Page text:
Underworld’s 20th anniversary remaster on 24/96 Blu-ray

  • Ride the sainted the rhythms. In 1998 Underworld enjoyed a minor chart hit with “Underneath The Radar”. Selling more in the USA and (especially) Australia than their UK homeland, their’s was funky pop number none too dissimilar to that which dominated Top 40 countdowns in the late 80s. By the time the decade came to a close Underworld’s career had stalled and Rick Smith and Karl Hyde were seeking a change of direction. 1990 marked the end of Underworld MK1.

    In recruiting the then emerging talent of DJ Darren Emerson in 1991, Underworld opted for major self-reinvention. They became (what would later be referred to as) a techno outfit and cut their teeth on the UK’s Megadog circuit, sharing the bill with the likes of Eat Static, The Orb and Timeshard. When I first caught them live at Leicester Polytechnic in 1995 where the vibe was friendly/druggy. There were no distinct ’songs’ to speak of, just a continuous blend of pulsing rhythms and electro sounds interspersed with occasional vocals from then reluctant front man Karl Hyde.

    In 1996 came Trainspotting and its soundtrack’s inclusion of Born Slippy.NUXX, a ‘B-side version’ of stop gap single from a year earlier. In the wake of Trainspotting’s zeitgeist-grabbing success everything changed for Underworld. Everything, everything, everything.

    By the the time I saw them play the larger Brixton Academy touring on the back of Born Slippy’s predictable re-issue, Ben Sherman shirts and lager, lager, lager had become the dominant motifs. In those intervening two years Messrs Hyde, Emerson and Smith had emerged from behind their banks of electronics and embraced the idea that they were now a crossover dance act along with The Prodigy and (to a lesser extent) Orbital.

    Thankfully, time heals all wounds. And like many major artists who enjoyed success during the early 1990s, Underworld, long since shorn of Darren Emerson, recently announced a 20th anniversary remaster/re-issue of their debut album dubnobasswithmyheadman. Is it their best album? Not in this writer’s book it isn’t. That gong goes to sophomore effort Second Toughest In The Infants.

    Moreover, it wasn’t their debut album as Underworld MKII that won me over; it was the companion Dark & Long EP that packs several re-imaginings of dubnobasswithmyheadman’s opening cuts, two of which clock in around the twenty minute mark.


    The 4-4 rhythm of “Thing In (A) Book” begins with a pulse. That pulse morphs into a throb. The throb gives way to kick, soliciting hypnotic head nod whilst melody lines swirl, ebb and flow. It’s a slow burning ambient techno epic. “Spoon Deep”‘s more physical take on album cut “Spoonman” packs a one-inch punch from the outset, thereafter rummaging through a box of synth grind, acid squelches and syncopated percussion for seventeen long minutes. And that false ending? It’ll get you. Every. Single. Time.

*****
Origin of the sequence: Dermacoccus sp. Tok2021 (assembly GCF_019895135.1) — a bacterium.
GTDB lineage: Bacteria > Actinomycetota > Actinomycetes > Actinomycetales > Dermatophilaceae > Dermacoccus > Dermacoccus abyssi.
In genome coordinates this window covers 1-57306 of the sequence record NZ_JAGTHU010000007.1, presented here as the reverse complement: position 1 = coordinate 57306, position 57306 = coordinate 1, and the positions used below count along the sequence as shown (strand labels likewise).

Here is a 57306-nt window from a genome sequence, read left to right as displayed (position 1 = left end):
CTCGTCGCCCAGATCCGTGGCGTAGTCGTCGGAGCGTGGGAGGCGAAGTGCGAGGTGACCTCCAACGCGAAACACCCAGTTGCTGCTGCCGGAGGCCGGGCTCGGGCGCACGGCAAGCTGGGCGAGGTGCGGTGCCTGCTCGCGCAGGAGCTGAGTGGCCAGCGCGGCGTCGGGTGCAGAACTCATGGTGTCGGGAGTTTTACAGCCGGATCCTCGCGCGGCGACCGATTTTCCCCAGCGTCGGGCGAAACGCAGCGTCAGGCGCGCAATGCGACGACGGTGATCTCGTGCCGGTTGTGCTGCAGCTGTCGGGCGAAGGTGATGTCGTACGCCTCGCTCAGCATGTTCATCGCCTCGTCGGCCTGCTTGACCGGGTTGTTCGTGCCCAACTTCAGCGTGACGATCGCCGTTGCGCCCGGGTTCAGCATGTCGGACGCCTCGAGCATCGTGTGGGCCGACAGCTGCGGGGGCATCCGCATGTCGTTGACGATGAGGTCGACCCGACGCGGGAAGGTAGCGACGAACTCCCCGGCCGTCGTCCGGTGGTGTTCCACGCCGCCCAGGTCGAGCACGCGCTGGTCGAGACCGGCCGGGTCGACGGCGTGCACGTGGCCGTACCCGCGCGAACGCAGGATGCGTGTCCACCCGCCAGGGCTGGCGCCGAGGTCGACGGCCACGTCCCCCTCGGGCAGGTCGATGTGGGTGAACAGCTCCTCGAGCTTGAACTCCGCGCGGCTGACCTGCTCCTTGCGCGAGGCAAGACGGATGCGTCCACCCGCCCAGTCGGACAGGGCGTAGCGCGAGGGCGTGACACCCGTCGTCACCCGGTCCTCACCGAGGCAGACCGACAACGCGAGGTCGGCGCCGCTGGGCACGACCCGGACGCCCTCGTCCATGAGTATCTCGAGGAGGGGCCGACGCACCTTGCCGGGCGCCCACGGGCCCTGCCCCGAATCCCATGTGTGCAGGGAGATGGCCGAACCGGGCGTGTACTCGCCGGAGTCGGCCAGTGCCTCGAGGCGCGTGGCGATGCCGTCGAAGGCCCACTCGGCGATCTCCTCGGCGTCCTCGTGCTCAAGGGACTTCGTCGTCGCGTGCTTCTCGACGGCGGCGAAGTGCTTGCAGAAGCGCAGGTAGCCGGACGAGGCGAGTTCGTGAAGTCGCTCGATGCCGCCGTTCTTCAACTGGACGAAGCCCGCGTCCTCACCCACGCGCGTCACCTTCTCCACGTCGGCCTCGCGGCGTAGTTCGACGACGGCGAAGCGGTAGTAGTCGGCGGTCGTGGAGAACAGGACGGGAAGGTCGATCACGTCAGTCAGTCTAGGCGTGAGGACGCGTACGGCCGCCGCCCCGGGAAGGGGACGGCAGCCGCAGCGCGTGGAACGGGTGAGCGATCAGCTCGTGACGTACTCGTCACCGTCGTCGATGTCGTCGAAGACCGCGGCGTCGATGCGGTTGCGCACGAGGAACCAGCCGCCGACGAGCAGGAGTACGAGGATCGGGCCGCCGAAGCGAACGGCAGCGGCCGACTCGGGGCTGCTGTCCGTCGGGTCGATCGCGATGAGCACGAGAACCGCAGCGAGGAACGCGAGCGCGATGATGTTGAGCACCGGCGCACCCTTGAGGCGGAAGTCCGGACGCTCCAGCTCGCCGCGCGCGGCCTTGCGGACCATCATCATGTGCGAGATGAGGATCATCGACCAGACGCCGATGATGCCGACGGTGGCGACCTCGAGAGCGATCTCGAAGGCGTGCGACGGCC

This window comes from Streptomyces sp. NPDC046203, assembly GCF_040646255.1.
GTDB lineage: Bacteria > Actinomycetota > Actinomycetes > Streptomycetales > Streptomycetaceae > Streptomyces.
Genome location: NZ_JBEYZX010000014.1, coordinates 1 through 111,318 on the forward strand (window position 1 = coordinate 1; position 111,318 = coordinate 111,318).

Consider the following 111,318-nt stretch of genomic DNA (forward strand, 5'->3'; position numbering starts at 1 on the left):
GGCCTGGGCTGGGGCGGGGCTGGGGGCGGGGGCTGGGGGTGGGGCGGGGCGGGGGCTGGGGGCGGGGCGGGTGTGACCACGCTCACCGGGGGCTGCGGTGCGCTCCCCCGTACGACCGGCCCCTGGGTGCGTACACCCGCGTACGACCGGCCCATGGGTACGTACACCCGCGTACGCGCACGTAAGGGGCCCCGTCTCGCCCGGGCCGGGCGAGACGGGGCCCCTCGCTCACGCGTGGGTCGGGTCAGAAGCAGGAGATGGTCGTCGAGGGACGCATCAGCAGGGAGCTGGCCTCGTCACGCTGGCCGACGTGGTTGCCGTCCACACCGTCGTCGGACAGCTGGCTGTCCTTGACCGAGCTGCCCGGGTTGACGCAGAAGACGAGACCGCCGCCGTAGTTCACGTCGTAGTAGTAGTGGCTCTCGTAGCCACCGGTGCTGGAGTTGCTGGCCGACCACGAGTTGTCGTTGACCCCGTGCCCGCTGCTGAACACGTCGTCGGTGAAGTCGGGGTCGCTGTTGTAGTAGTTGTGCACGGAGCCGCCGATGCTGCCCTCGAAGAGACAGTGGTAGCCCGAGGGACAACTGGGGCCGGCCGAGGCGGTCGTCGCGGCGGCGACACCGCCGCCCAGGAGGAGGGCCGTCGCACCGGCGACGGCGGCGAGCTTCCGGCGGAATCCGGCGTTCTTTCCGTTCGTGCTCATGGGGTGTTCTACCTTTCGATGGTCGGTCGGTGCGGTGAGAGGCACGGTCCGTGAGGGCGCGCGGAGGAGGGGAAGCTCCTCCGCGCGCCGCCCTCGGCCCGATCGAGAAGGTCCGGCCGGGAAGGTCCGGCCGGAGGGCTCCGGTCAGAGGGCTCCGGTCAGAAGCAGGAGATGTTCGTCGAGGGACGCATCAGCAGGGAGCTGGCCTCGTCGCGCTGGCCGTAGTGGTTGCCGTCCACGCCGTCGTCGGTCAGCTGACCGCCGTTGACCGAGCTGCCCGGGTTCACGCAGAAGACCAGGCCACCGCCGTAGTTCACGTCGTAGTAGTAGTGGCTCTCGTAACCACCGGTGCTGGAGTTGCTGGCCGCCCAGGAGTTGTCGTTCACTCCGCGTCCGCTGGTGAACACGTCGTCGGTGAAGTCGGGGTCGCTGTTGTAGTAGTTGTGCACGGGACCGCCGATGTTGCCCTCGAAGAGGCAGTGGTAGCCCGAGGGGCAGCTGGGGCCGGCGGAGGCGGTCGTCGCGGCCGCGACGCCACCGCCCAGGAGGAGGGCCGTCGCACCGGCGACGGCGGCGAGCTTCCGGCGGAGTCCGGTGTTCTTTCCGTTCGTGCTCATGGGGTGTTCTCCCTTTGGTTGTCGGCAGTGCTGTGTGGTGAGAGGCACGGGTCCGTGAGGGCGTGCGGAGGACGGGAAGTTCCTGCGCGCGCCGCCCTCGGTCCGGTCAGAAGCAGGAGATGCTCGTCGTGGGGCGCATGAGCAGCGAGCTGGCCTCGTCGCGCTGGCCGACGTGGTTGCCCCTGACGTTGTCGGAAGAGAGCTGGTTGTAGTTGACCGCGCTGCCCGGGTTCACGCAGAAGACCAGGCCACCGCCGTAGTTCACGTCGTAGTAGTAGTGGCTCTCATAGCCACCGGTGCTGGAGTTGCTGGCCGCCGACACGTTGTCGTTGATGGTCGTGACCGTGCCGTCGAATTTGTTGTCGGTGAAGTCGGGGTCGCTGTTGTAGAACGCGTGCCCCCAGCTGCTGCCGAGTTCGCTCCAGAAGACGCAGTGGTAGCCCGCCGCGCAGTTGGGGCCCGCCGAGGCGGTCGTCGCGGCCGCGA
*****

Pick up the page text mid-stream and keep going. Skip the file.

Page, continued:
Any veteran techno head worth his salt knows “Dark Train”; it was the other Underworld cut found on the Trainspotting soundtrack. Its synth stabs simultaneously tinged with euphoria and introspection drive us through the night; a sound so typical of those early live shows.

    The 20th anniversary edition of dubnobasswithmyheadman will drop in early October 2014 as single CD, deluxe 2xCD, 2LP vinyl and super-deluxe 5xCD editions. Here’s the latter’s epic track list.

    CD1 Dubnobasswithmyheadman

    1. Dark & Long
    2. Mmm…Skyscraper I Love You
    3. Surfboy
    4. Spoonman
    5. Tongue
    6. Dirty Epic
    7. Cowgirl
    8. River Of Bass

    CD2 Singles 1991 – 1994

    1. The Hump (Wild Beast)
    2. Eclipse (Released As Lemon Interrupt)
    3. Rez
    4. Dirty (Released As Lemon Interrupt)
    5. Dirtyguitar
    6. Dark & Long (Hall’s Edit)
    7. Dark & Long (Dark Train)
    8. Spikee

    CD3 Remixes 1992 – 1994

    1.Mmm…Skyscraper I Love You (Jam scraper)
    2.Cowgirl (Irish Pub in Kyoto mix)
    3.Dark & Long (Most ‘ospitable mix)
    4. Mmm…Skyscraper I Love You (Telegraph 16.11.92)
    5. Dark & Long (Burts mix)
    6.Dogman Go Woof
    7. Dark & Long (Thing in a Book mix)


    1. Concord (3 Comp75 id9 A1771 Aug 93A)
    2. Dark & Long(1struffid3A15512)
    3. Mmm…Skyscraper I Love You (A1765 Sky Version id4. Harmone6 COMP43)
    4. Mmm…Skyscraper I Love You (After sky id6 1551 2)
    5. Can You Feel Me? (from A4796)
    6. Birdstar (A1558 Nov 92B.1)
    7. Dirty Epic (Dirty Ambi Piano A1764 Oct 91)
    8. Spoonman (version1 A1559 Nov92)